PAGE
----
NB: I do weigh all my ingredients, and I can’t convert my recipe into volume measurements. If you’re interested, I use this digital scale. Also, I like to get most of my butters, oils, and waxes from the Wild Herb Soap Co. on Etsy because they strike a good balance between convenience and price for the home formulator who doesn’t need bulk quantities.
Homemade Belly Butter:
20g cocoa butter
20g mango butter
25g hempseed oil
20g rice bran oil
5g vitamin E oil
- Melt the first three ingredients by placing them into a heatproof bowl or cup (I use a Pyrex measuring cup) and placing that over a pan of simmering water. Stir occasionally until completely melted. To avoid graininess from the cocoa butter, leave the bowl over the hot water for 15-20 minutes.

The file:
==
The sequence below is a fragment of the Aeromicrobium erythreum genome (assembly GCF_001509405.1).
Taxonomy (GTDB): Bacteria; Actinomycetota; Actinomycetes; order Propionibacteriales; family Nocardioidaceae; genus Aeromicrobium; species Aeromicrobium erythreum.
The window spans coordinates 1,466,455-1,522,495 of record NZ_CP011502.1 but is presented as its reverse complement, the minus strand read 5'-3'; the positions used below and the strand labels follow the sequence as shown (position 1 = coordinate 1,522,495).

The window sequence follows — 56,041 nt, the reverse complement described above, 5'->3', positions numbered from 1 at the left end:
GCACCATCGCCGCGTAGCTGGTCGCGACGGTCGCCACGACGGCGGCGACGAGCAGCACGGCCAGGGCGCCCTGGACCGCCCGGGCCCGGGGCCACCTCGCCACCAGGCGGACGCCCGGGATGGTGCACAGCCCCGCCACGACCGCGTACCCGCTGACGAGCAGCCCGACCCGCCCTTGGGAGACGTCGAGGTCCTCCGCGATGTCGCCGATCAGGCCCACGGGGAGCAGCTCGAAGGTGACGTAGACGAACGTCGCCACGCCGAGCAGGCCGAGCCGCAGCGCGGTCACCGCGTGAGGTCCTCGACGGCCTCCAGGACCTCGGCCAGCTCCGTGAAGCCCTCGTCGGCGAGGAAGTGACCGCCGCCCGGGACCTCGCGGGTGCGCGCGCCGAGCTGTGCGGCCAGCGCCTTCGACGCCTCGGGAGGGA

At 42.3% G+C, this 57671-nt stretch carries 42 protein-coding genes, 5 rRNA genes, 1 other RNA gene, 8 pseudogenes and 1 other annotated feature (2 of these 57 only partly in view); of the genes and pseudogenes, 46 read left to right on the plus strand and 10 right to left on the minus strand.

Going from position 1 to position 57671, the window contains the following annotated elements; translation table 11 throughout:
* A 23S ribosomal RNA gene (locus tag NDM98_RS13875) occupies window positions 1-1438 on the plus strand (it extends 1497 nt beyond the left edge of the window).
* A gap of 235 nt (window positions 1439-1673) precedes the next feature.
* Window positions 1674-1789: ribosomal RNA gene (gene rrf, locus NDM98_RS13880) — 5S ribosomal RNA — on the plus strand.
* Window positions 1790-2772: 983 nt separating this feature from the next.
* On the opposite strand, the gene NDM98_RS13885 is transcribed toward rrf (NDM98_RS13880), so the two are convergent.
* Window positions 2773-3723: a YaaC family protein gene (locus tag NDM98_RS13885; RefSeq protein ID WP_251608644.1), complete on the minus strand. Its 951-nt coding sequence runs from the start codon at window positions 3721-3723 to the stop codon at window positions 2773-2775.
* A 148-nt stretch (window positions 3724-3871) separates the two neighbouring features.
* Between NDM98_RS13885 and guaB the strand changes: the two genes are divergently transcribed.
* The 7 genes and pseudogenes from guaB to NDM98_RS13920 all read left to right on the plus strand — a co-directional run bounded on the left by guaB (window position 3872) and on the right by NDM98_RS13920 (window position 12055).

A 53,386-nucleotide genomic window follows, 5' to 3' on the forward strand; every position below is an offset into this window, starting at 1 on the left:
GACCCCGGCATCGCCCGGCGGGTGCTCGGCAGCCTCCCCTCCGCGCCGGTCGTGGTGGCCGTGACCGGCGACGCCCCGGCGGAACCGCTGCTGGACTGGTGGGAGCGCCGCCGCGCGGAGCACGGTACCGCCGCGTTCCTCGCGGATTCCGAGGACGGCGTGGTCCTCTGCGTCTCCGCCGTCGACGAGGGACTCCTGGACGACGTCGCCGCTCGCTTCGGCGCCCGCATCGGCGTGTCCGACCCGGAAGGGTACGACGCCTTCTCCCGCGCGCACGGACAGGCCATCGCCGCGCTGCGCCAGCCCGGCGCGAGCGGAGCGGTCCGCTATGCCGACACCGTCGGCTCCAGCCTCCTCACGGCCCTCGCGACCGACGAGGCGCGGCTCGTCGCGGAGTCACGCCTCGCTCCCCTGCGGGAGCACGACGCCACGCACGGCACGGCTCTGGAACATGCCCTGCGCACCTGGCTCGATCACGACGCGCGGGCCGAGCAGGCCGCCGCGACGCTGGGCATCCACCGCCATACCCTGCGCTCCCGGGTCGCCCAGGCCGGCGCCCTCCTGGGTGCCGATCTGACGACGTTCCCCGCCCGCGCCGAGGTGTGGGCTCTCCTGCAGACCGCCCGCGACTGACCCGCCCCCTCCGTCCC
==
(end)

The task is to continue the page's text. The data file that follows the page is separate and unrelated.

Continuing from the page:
- Remove from the heat and add in the liquid oils, stirring to incorporate. If the mixture looks cloudy or like it has started to congeal, return it to the heat, briefly, just to melt it down until it is clear. Stir well.
- Pour into a 4-oz. clean, dry, sanitized jar, cap, and put in the fridge to harden for at least an hour.
Solid Belly Butter Bar:
14g cocoa butter
9g mango butter
15g sesame oil
2g vitamin E oil
- Melt the first three ingredients in a cup/bowl over simmering water, leaving over the heat for 15-20 minutes.
- Remove from heat and pour into a mold (I found that a single standard muffin cup worked perfectly).
- Allow to harden for at least an hour, and then remove from mold, wrap in parchment paper, and store in a small tin.